Given these obstacles in current antitrust theory, what then is antitrust to do regarding further market concentration and individual firm dominance over important areas in technology? There are several ideas that have been suggested.

  1. Litigation seeking to break up a dominant corporation.

Harking back to the famous Standard Oil litigation, commentators have pointed out that big case litigation seeking to break up a dominant firm has been successful in fostering competition in the past. The AT&T and Microsoft litigations are more recent cases in point. Professor Wu notes that the AT&T litigation permitted new technologies to develop, including online and internet service providers, while the Microsoft case permitted new web browsers to emerge, giving space for Google’s search engine. Indeed, one of the lawyers in the Microsoft case observed that “The trial is the remedy.”

Even where these litigations did not result in a break up order, they nevertheless had important anti-concentration results. The IBM litigation shows this, because IBM stopped much of its anticompetitive conduct, permitting the emergence, as Professor Wu tells us, of independent software, personal computers, and of rivals like Apple and Microsoft.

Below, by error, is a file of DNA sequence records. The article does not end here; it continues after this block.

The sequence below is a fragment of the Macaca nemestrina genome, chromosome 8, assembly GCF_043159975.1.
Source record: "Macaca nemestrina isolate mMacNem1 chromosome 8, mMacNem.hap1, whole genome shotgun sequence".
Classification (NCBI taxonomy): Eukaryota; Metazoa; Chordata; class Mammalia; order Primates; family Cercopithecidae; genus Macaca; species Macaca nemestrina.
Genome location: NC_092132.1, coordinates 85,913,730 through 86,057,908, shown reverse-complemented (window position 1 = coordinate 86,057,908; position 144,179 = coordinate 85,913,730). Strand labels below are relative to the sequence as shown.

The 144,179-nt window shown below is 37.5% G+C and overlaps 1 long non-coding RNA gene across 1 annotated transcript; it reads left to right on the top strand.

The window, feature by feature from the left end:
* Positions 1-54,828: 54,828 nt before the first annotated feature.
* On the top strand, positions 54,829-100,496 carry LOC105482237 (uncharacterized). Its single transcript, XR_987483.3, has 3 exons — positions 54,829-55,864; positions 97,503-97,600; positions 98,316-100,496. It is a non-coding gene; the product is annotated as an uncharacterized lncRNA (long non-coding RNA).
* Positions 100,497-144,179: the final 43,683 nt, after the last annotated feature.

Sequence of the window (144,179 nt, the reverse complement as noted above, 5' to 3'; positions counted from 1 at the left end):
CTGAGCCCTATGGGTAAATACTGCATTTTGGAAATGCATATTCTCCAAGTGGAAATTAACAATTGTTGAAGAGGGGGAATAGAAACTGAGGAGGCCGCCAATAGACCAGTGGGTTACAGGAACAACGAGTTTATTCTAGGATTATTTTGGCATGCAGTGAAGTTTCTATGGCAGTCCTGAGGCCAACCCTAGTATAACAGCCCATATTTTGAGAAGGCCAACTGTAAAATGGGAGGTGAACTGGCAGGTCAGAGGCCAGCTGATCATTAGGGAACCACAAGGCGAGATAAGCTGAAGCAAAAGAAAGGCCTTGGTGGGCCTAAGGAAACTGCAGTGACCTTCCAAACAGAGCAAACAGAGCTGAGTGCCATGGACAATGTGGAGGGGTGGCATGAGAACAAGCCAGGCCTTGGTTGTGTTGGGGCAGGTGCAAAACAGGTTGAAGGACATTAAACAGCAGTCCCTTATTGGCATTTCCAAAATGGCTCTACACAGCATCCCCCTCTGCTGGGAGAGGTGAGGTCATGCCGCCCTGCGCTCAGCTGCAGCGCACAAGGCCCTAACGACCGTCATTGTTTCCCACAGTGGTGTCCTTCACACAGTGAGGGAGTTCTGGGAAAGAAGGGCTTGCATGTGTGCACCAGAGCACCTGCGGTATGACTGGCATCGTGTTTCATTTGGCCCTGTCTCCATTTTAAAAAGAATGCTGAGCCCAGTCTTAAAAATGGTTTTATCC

This approach of break up litigation would work best in the context of Facebook’s acquisition of WhatsApp and Instagram, acquisitions which many commentators have pointed out should have been challenged because of their impact on actual or potential competition in the social media area.

2.  Revivifying old antitrust precedent.

A number of commentators have called for a return to older antitrust precedent. Those cases focussed on market concentration and the protection of competition (not of competitors), rather than on the resulting pricing to the consumer. Thus, if pricing is the focus, Amazon can defeat most attempts to bar it from making a particular acquisition, noting that the prices of books and other commodities it sells are typically, but not always (think of books of small publishers or products of smaller manufacturers), lower than other participants are charging in the relevant markets.

3.  Legal presumptions.

Yet another approach would be to legislate certain presumptions which would put the burden of proof on a dominant corporation to justify a new acquisition. The Federal Trade Commission could hold hearings to develop a standard, based upon such measures as market capitalization or sales volume, which would trigger a presumption against further acquisitions by corporations which hit that size.

The prospects of these three companies becoming so powerful that they eliminate virtually all potential competition in the fields over which they dominate; threaten the privacy of their users; and even have the potential power to corrupt the political process, also suggest that legislation or rulemaking to flesh out what constitutes unfair methods of competition or proper merger analysis should be seriously explored.


Tim Wu, The Curse of Bigness: Antitrust in the New Gilded Age (Columbia Global Reports, 2018)

Mike Isaac, “Zuckerberg Plans to Integrate WhatsApp, Instagram and Facebook Messenger,” New York Times, January 25, 2019.

David Streitfeld, “Amazon’s Antitrust Antagonist Has a Breakthrough Idea,” New York Times, September 7, 2018.

Lloyd Zingales, “Should We Regulate Big Tech?”, Imprimis, November 2018.